Upon completion of the suction preparation, the control circuit 26 operates the suction pump 20 (Step 58). The operation of the suction pump 20 is continued for the period of time T1 set in Step 51. In this operation, a negative pressure is applied to the nozzle opening 1a, to suck air out of the ink supplying path and the recording head 1 through the nozzle opening 1a. When the air has been discharged, the ink in the ink tank 24 is moved to the recording head 1 by the negative pressure applied thereto, thus being jetting into the cap member 10 through the nozzle opening 1a. The ink thus jetted is led through the tube 21 to the waste ink tank 23. When the predetermined period of time T1 has passed (Step 59), the control circuit 26 suspends the operation of the suction pump 20 (Step 60), and calculates an ink charge operation frequency (m), a value which is the sum of a numerical value (k) representing the integration of sucked ink quantities and a numerical value )for instance thirty (30)) corresponding to the quantity of ink sucked at this time, and the total number (n) of operations, and stores them in the second memory circuit 32, the first memory circuit 31, and the third memory circuit 33 (Step 61). In this case, the first ink charge operation is carried out, and accordingly the numerical value (k) and the number of ink charges (n) are smaller than the predetermined values (Steps 62 and 63).

In general, in order to protect the recording head 1 during shipment from the factory, the recording head 1 is filled with polyhydric alcohols such as glycerol and ethylene glycol, which are slow to evaporate and high in viscosity. The protective materials are sufficiently washed away from the recording head 1 when a large quantity of ink is purged in the above-described manner. At the same time, the bubbles entering the recording head are removed by the stream of ink, which flows faster than in the printing operation, thus ensuring a high quality of the subsequent printing operations.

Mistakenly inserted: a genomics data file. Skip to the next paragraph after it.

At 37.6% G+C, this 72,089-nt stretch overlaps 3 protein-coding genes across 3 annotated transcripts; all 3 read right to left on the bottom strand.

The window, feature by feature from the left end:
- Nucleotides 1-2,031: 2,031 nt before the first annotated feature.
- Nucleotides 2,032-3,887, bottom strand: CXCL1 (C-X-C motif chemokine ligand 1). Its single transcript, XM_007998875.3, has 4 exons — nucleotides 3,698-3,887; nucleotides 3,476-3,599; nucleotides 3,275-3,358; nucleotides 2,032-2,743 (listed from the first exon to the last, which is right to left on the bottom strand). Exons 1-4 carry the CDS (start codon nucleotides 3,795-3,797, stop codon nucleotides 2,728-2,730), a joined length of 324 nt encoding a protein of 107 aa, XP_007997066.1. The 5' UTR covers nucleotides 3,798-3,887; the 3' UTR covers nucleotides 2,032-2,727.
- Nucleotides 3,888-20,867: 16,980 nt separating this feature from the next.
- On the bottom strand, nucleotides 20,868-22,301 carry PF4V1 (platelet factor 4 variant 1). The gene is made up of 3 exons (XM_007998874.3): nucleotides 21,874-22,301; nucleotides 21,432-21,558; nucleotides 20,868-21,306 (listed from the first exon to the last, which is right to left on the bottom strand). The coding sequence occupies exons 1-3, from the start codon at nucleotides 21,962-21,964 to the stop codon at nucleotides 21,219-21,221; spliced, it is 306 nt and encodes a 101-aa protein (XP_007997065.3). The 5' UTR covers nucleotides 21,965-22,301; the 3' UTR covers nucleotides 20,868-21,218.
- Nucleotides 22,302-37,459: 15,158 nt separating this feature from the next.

In the case where a printing operation is carried out after the ink charge operation is found to be unsatisfactory in print quality, the initial operation of charging the printing head with ink may be unsatisfactory. Therefore, in this case, the above-described operations are carried out once more with the power switch Sp turned off. This is the second ink charge operation (Step 52). The second ink charge operation is started within a short period of time T2 (for instance, one hour) after the previous ink charge operation (Step 54). Therefore, the frequency (m) stored in the second memory circuit 32 is read. If the frequency (m) is smaller than the predetermined value (M0) (for instance three (3)) (Step 56), the above-described Steps 57 through 63 are effected so as to suck the quantity of ink (10 cc) required for the initial use or replacement of the printing head.

Sometimes it is necessary to carry out a third ink charge operation, for instance, because of an error in operation. In this case, the frequency (m) reaches the predetermined value (3) (Step 56). Therefore, the ink charge operation has been carried out satisfactorily; however, the recording head 1 may be out of order. Hence, irrespective of the ink purging instruction, the ink sucking operation is suspended, or a warning "Call the service man" is given (Step 64). Thus, the difficulty can be eliminated that, although the problem involved may not be solved merely by forcibly purging ink uselessly, the user causes ink to be forcibly purged anyway.

Sometimes it is necessary to perform the ink charge operation several days after the previous ink charge operation (Step 54). In this case, the timer forming the period-of-time setting circuit 35 is reset, and the contents (m) of the second memory circuit 32 is also cleared. Therefore, Steps 57 through 63 are effected to suck 10 cc of ink required for the ink charge operation. Thus, the ink charge operations are prevented from being performed too many times; however, in the case where the recording head is out of order, for instance, because it has not been used for a long time or the ink tank was vibrated during transportation, similarly as in the ink charge operation a large quantity of ink is purged through the recording head to restore the printing function.

A printing operation is carried out after the recording head has been correctly charged with ink (FIG. 7). If, during the printing operation, the printing quality is lowered, then the on-line/off-line switch S1 is depressed to disconnect the printer from the host unit (Step 80).